We hear constantly that there is tension between faith and commercial society, and there is some truth to that. The best way to confront the topic is not through abstractions but solid examples of men and women of faith who are also deeply involved in business life.
In my travels, my ministry, and in my working with the Acton Institute, I've met many thousands of such cases, from small business owners to global currency traders in large firms. In their work, they are able to be faithful men and women of God and both promote and reflect virtue in the course of serving society.
They are the risk takers who open businesses without any assurance of a profit. That means that they must be attentive listeners, and be genuinely interested in the needs of others.
What drives them? It is commonly said that business people are mainly interested in profit, and it is certainly true that profits are better than losses. Who can deny it? But is that a bad thing? Profit permits the accumulation of capital, the hiring of more workers, the investment of more resources for greater return. That means that the primary point of profit is the efficient use of resources in the service of others.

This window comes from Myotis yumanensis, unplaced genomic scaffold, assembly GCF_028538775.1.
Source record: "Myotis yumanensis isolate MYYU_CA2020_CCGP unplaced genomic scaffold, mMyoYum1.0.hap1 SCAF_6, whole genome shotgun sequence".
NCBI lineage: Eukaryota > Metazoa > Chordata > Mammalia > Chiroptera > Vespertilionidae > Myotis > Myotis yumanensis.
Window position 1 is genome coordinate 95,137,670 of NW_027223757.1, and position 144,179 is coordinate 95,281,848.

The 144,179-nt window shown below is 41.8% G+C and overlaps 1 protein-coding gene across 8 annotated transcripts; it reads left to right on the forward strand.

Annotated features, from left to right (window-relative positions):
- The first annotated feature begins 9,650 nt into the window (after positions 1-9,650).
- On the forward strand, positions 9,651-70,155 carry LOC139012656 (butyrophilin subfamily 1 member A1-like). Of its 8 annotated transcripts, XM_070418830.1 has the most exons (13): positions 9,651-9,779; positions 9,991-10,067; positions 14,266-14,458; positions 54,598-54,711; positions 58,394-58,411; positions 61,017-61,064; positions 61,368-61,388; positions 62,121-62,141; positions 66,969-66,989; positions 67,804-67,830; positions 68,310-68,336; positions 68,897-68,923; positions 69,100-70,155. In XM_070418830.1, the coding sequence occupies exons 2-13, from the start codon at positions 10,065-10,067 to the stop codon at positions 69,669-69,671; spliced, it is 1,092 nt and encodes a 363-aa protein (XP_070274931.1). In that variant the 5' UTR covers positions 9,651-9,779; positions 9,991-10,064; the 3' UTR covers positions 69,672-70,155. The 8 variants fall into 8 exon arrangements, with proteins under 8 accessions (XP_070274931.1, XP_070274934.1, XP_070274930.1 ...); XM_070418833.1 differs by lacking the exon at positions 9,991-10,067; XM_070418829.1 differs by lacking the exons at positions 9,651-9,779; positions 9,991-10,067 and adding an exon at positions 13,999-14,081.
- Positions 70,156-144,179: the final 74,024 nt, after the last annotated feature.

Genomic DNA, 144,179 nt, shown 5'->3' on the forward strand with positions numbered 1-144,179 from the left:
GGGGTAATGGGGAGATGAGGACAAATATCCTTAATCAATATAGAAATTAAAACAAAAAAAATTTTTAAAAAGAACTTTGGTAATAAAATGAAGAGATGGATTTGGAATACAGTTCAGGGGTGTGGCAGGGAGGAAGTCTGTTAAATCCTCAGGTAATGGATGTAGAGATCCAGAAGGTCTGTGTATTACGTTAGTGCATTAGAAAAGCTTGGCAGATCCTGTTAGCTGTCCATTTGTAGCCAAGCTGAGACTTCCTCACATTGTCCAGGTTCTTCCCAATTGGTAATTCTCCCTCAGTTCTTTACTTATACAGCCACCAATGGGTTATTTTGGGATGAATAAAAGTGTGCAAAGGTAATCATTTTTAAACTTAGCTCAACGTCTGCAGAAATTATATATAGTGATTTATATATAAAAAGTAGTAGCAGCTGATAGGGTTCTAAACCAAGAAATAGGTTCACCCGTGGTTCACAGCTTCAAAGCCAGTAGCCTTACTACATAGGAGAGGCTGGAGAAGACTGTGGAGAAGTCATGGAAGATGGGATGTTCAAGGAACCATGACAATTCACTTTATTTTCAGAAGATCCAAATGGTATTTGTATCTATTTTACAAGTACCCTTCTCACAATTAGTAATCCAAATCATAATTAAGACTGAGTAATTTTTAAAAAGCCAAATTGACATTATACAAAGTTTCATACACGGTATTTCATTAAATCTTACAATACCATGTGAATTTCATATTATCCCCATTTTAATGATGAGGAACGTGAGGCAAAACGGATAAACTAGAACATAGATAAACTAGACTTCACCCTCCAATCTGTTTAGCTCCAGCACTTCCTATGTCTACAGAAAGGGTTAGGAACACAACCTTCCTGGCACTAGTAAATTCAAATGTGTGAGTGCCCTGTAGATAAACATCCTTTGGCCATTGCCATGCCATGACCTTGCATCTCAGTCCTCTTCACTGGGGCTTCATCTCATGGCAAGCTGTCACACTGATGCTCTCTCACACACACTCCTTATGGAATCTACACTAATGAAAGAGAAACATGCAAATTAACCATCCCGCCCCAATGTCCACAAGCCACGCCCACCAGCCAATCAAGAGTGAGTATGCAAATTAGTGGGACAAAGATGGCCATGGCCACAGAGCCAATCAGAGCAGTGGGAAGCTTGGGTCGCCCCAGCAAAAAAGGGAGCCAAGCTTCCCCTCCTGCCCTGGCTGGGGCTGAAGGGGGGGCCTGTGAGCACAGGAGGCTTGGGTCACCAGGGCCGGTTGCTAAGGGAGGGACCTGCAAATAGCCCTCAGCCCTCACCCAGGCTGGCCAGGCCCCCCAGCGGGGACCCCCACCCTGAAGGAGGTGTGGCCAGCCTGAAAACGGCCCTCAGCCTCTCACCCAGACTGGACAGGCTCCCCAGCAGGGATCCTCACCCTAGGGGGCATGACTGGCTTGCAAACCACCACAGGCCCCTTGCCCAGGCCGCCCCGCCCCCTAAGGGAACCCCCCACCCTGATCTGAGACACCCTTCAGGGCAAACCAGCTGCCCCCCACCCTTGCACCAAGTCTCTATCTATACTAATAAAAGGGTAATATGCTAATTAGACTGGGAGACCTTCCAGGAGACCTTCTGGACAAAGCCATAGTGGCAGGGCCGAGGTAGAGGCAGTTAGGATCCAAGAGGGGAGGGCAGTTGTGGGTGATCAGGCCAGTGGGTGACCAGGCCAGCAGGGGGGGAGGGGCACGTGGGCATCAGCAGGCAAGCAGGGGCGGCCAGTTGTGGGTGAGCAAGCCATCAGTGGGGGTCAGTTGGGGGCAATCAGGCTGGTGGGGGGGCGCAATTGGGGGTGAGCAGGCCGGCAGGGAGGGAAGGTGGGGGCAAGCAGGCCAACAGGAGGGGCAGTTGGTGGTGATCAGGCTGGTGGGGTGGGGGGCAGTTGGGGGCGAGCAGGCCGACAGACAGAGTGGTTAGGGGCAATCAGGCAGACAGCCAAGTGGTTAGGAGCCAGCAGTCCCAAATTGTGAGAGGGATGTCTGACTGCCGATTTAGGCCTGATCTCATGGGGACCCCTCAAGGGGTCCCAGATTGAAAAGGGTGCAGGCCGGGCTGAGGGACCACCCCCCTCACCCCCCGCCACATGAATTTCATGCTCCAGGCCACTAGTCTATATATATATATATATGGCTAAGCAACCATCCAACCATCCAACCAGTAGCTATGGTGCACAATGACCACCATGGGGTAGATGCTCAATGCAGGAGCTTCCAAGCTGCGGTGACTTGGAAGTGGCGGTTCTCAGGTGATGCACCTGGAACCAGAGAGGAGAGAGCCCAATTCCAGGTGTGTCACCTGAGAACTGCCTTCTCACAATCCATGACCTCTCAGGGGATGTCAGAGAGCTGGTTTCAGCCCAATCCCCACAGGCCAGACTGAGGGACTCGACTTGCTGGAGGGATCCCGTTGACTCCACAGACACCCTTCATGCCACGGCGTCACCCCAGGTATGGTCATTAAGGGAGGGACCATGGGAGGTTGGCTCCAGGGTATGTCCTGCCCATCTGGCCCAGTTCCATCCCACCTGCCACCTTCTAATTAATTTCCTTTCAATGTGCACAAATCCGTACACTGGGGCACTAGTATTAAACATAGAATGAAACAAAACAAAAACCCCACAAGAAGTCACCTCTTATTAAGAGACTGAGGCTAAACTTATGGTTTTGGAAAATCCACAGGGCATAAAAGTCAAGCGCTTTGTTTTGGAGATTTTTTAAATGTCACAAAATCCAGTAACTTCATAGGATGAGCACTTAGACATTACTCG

However, in my experience, the primary motivation of the entrepreneurial class informed by faith is to make a difference in the world and achieve something wonderful. This is what we all want to do. Some have different vocations than others: Some are teachers; Some are physicians; Some are craftsmen. I'm a priest. These callings give meaning to our life and allow us to serve God. So too is entrepreneurship and commercial life a calling. It is a very high calling - and has been so regarded in the Christian world since the time when Jesus made so many of his lessons revolve around commercial activity.
Men and women of faith who work in commerce need to be understood through the lens of economic understanding and rational intelligence informed by faith. This has been a main goal of all our work at the Acton Institute, which, I'm happy to report, is thriving as never before, thanks to your support.
Rev. Robert Sirico, President